Online social networks are not just for Realtors and they are not just for business. It is hard to imagine that I would make such a claim considering they were not invented for marketing or for real estate in the first place, and that everyone seems to use them.
There is a personal side to social networks, and as time goes on it seems to be getting lost in the shuffle. Things have changed and I find myself doing some digital fall cleaning to get myself back on track.
One of the biggest changes is that the definition of "friend" has changed. Many are people I don’t know at all and whom I have never met. There are more people who are trying to "engage others," but they don’t allow themselves to be engaged so I can’t really get to know them or have a conversation with them.
There are people who I am connected to on social networks who were friends. Maybe they still are friends but I have so little contact with them that they are more like acquaintances than friends.
I lurk on their pages to see what they are up to, and then move on. Over the months the contact is infrequent, and eventually I forget to check their feed, blog or Facebook page.
On Twitter I follow about half of the people who follow me and have started "un-following" some who have a lot to say but who never seem to say it to anyone in particular.
It is possible that I don’t understand social networks. I see them as a way to engage in conversation, and as a news source.
But as the number of relationships I have increases and the number of relationships that my social network friends have increases, the quality of those relationships diminishes. They don’t seem like relationships at all. They are more of a distraction that has to be filtered out when I look at my feeds.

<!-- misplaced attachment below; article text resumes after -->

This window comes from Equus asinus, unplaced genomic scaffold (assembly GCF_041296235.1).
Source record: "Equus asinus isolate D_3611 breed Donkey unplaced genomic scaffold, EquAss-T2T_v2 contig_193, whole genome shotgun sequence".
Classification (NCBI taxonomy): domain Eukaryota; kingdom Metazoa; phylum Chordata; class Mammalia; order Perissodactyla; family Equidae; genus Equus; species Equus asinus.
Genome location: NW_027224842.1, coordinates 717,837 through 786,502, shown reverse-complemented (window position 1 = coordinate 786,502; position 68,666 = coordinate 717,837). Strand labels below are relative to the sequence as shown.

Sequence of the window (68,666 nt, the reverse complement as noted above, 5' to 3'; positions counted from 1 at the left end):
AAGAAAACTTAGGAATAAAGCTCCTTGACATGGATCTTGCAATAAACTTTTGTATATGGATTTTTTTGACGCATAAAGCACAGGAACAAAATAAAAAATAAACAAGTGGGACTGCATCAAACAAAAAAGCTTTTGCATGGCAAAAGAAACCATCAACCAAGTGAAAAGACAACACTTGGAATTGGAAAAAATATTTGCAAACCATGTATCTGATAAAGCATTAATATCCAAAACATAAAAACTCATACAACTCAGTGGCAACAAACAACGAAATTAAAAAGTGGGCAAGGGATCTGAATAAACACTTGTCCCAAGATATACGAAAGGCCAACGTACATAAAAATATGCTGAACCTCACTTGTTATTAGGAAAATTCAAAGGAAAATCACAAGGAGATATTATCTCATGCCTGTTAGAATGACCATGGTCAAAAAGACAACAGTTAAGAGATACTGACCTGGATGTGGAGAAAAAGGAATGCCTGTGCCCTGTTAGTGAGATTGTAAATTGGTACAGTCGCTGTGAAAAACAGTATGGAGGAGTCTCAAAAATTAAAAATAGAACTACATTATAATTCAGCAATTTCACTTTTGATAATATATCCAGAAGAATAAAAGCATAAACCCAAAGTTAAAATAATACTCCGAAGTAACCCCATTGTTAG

It is a widely held belief among the experts that businesses must have Facebook pages if they are to survive. I am not sure I believe it, but I started a page just in case. I question the long-term viability of trying to create a sense of community with a business-related Facebook page that no one really cares about. …CONTINUED
Most people are not capable of maintaining an infinite number of relationships. I am capable of maintaining a couple of hundred, or maybe fewer. I can’t know everyone — or even remember all of their names.
Some of my personal relationships have begun to disintegrate because of social media, which is the real reason behind the fall cleaning. Friends and family spend so much time interacting with others that they don’t have time for anything else.
Nothing kills a personal relationship like long periods of time with little or no contact, or repeated contact in the form of requests for favors or updates about what they are doing that seem more like infomercials or pitches.
The first step was getting rid of some Facebook connections and changing some of my privacy settings so that some of the things I share with close friends and family are not so public. Most of the connections I deleted were people who I do not know and have never interacted with.
The only things we have in common are a real estate license and a Facebook account.
The second step, which I am still working on, is limiting the number of people who I have contact with through Twitter. I have disconnected from a few, but I am mostly using software to do the filtering so that the tweets from the people that I interact with show up in columns on my computer’s desktop that I can easily monitor.
It is a little like using voice mail to screen phone calls or folders to organize e-mail.
I would classify my social networking as out of control, and too time-consuming. It took a few years for me to get to where I am today and I hope I can straighten out this mess quickly.
Teresa Boardman is a broker in St. Paul, Minn., and founder of the St. Paul Real Estate blog.
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